These are the 3rd libraries currently used within the SDK, please visit the vendor's site to learn more:

Note that there is no need to include this into your project, if you're using our prebuilt binaries as those have all external dependencies statically linked and are thus self sufficient.

Implementation details

This section talks about important information you should be aware of before using the library in your project.

Concurrency

The current version of the SDK uses a blocking system call to create an HTTP request when comunicating with our service's REST API. It is probably undesirable to have this call block the main execution thread, and since the library is thread-safe, we recommend invoking the tracking method within a secondary thread.

Usage guide

Include the following line of code into your project's code. It should be executed at the startup of the game, once per game session for tracking to work correctly.

BuffPanel::Client::track(game_token, is_existing_player, attributes, [callback]);
  • game_token is a string value, that's generated by the BuffPanel platform during the registration process and is used to identify your game.
  • is_existing_player is a boolean value, that lets us know whether the current player has already run the game before (true) or is a new player (false).
  • attributes are a std::map<string, string> value, that carry any additional information valuable for you, for example purchased DLC list
  • callback is an optional BuffPanel::Callback function to be called after the tracking event is delivered

Former player_token is no longer used, instead universally unique identifier (UUID) is generated and persisted on player's machine implicitly.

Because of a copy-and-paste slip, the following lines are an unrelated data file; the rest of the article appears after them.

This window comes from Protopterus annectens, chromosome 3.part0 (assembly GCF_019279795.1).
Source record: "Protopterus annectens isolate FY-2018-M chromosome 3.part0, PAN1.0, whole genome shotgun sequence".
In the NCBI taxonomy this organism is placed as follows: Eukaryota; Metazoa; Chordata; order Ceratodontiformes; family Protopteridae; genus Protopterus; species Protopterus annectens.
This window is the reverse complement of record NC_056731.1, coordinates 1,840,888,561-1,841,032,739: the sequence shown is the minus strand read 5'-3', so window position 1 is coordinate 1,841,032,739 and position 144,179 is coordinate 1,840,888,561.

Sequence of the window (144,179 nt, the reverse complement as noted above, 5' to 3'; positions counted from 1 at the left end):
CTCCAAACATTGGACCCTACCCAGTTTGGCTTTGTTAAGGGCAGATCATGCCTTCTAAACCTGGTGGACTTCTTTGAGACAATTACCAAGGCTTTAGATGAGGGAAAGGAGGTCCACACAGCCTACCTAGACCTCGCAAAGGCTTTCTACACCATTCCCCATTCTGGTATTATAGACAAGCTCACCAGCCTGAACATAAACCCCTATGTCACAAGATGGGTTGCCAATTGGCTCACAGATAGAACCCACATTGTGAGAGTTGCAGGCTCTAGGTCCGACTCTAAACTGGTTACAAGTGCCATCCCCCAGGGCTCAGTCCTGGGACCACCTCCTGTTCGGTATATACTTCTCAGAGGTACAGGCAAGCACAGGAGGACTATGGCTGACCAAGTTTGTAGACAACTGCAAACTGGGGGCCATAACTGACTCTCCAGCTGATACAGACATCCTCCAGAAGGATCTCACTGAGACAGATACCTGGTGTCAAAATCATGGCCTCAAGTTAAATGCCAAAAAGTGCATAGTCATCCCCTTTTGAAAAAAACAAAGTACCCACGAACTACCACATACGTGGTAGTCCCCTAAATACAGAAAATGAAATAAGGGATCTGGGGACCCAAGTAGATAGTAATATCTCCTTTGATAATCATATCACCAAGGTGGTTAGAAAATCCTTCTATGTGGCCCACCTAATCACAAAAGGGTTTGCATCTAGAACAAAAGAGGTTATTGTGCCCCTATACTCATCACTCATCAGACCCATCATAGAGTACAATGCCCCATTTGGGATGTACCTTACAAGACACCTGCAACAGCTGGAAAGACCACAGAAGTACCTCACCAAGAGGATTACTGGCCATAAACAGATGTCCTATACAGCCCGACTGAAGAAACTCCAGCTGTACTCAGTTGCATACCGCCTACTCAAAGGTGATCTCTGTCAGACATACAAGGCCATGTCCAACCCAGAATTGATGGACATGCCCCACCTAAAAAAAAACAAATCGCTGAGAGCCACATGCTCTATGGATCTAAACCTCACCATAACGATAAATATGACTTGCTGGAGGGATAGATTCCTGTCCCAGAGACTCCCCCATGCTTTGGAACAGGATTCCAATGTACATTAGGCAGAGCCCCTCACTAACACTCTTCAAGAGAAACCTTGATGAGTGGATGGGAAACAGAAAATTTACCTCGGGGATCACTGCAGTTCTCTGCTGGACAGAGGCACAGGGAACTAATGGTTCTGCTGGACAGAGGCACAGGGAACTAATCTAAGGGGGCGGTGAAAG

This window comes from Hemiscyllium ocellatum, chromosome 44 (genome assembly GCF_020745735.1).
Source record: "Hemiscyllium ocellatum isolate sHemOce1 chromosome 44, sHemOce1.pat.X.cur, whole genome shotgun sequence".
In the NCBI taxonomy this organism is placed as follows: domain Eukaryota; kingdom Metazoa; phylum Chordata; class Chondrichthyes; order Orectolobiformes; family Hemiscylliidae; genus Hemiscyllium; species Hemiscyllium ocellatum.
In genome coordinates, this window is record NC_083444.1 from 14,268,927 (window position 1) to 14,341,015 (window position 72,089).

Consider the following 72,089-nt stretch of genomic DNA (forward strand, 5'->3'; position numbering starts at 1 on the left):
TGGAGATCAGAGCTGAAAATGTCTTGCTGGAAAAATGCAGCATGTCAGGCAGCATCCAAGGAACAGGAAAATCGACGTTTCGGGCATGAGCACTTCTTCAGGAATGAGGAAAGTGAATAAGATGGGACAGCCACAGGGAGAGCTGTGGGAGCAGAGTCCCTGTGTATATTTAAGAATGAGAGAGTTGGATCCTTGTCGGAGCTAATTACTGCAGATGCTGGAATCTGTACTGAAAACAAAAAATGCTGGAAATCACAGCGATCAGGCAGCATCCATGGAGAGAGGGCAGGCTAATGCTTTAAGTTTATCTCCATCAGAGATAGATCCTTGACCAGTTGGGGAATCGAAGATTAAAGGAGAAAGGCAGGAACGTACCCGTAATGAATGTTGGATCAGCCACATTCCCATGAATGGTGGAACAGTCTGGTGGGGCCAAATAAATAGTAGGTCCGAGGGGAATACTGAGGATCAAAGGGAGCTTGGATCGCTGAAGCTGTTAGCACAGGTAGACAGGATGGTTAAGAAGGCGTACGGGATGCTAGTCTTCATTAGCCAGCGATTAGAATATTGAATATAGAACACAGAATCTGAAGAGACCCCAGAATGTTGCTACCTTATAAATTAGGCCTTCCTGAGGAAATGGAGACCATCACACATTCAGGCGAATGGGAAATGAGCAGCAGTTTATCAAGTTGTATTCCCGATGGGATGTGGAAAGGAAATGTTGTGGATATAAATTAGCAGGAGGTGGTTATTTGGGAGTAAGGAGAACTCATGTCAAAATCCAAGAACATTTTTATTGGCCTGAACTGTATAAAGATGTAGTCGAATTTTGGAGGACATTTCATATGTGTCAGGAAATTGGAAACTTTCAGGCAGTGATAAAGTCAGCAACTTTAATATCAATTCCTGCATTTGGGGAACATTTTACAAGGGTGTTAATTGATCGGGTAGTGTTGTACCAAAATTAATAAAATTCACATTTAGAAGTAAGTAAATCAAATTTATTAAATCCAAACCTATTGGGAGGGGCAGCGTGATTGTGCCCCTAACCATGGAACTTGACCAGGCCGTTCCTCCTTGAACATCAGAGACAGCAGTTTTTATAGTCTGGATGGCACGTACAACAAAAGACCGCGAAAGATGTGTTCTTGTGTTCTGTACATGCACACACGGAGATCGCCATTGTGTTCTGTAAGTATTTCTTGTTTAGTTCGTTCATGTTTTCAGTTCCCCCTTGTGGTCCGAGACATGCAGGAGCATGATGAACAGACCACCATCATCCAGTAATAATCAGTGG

How it works?

When the BuffPanel::Client::track method is called, the SDK sends an HTTP request to the REST API of the BuffPanel servers.

Upon recieving this event the BuffPanel service identifies your game using the submitted game_token and internally attempts to attribute the player's run event to any of the running campaigns for your game.

Tracking Downloadable Content (DLC)

To track information about the DLC a player purchased in the past we use the attributes parameter. The tracking call's structure allows for tracking of either Steam DLC or any other DLC purchase as long as two information are passed to BuffPanel SDK:

  • a unique DLC identifier for each DLC purchase
  • UNIX timestamp of each DLC purchase

Steam DLC purchase tracking

To acquire the needed information from Steamworks SDK you can:

  1. Get the total DLC count for the player
  2. Iterate through all purchased DLC, listing the entries in the attributes parameter format as
{ "dlc_<appId>": "<purchaseTimestamp>" }
  1. Fill in the DLC purchase UNIX timestamp for all the items
  2. Track a run using the method containing these string values in attributes parameter
BuffPanel::Client::track(game_token, is_existing_player, attributes, [callback]);

Example call:

std::map<string, string> attributes = {
  { "dlc_657540", "1506599038" },
  { "dlc_643660", "1511176765" },
  { "dlc_907480", std::to_string(1511076765) }
}

BuffPanel::Client::track(
  "tetris_ultimate_4000", // buffpanel game token
  true, // whether this is an existing player
  attributes // "attributes" containing the DLC tracking information
);

Tracking DLC purchase from another store

To integrate other stores and distribution platforms you use, please contact us at contact-us@buffpanel.com.

Callbacks

You can add an optional event handler by extending the supplied BuffPanel::Callback interface and implementing both its methods.

To use your extended version of the BuffPanel::Callback interface (let's say you called it MyCallback), you need to include this line of code in the place in your project's code, where you wish to track the event:

BuffPanel::Client::track(game_token, is_existing_player, attributes, new MyCallback());

Future features

We plan to add these features in future releases:

  • repeated sends in case of service unavailability
  • encapsulated thread management (no need to explicitly spawn threads)
  • storing messages in case the user's device is offline, etc.